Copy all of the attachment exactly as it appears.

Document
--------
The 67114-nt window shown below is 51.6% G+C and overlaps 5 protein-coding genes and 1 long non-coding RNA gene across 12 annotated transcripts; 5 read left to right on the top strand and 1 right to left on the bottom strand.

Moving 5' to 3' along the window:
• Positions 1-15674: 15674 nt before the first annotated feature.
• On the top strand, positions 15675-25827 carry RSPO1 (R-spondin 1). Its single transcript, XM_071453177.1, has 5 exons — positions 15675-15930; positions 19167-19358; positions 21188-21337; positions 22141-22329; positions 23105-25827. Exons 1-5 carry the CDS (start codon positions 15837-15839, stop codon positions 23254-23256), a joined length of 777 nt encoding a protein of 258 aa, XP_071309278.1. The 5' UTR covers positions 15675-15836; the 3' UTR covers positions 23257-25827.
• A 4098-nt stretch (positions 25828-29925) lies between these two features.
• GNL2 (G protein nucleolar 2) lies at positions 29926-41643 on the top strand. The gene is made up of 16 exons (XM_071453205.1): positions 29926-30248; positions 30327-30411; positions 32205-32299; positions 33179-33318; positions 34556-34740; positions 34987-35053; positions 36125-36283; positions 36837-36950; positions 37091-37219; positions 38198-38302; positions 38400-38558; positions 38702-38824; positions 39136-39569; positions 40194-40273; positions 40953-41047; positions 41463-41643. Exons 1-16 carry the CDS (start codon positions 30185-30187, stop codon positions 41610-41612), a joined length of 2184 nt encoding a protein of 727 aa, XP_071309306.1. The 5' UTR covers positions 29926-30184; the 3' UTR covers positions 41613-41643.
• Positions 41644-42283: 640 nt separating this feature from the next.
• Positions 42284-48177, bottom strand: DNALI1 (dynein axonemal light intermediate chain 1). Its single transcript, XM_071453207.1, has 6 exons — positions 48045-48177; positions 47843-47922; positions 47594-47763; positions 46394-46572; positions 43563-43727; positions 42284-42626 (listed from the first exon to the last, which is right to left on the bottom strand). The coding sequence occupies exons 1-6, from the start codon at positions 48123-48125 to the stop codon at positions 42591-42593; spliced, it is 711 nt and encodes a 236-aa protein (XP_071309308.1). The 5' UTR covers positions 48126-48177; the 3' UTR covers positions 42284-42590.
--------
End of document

The 67114-nt window shown below is 51.6% G+C and overlaps 5 protein-coding genes and 1 long non-coding RNA gene across 12 annotated transcripts; 5 read left to right on the top strand and 1 right to left on the bottom strand.

Moving 5' to 3' along the window:
• Positions 1-15674: 15674 nt before the first annotated feature.
• On the top strand, positions 15675-25827 carry RSPO1 (R-spondin 1). Its single transcript, XM_071453177.1, has 5 exons — positions 15675-15930; positions 19167-19358; positions 21188-21337; positions 22141-22329; positions 23105-25827. Exons 1-5 carry the CDS (start codon positions 15837-15839, stop codon positions 23254-23256), a joined length of 777 nt encoding a protein of 258 aa, XP_071309278.1. The 5' UTR covers positions 15675-15836; the 3' UTR covers positions 23257-25827.
• A 4098-nt stretch (positions 25828-29925) lies between these two features.
• GNL2 (G protein nucleolar 2) lies at positions 29926-41643 on the top strand. The gene is made up of 16 exons (XM_071453205.1): positions 29926-30248; positions 30327-30411; positions 32205-32299; positions 33179-33318; positions 34556-34740; positions 34987-35053; positions 36125-36283; positions 36837-36950; positions 37091-37219; positions 38198-38302; positions 38400-38558; positions 38702-38824; positions 39136-39569; positions 40194-40273; positions 40953-41047; positions 41463-41643. Exons 1-16 carry the CDS (start codon positions 30185-30187, stop codon positions 41610-41612), a joined length of 2184 nt encoding a protein of 727 aa, XP_071309306.1. The 5' UTR covers positions 29926-30184; the 3' UTR covers positions 41613-41643.
• Positions 41644-42283: 640 nt separating this feature from the next.
• Positions 42284-48177, bottom strand: DNALI1 (dynein axonemal light intermediate chain 1). Its single transcript, XM_071453207.1, has 6 exons — positions 48045-48177; positions 47843-47922; positions 47594-47763; positions 46394-46572; positions 43563-43727; positions 42284-42626 (listed from the first exon to the last, which is right to left on the bottom strand). The coding sequence occupies exons 1-6, from the start codon at positions 48123-48125 to the stop codon at positions 42591-42593; spliced, it is 711 nt and encodes a 236-aa protein (XP_071309308.1). The 5' UTR covers positions 48126-48177; the 3' UTR covers positions 42284-42590.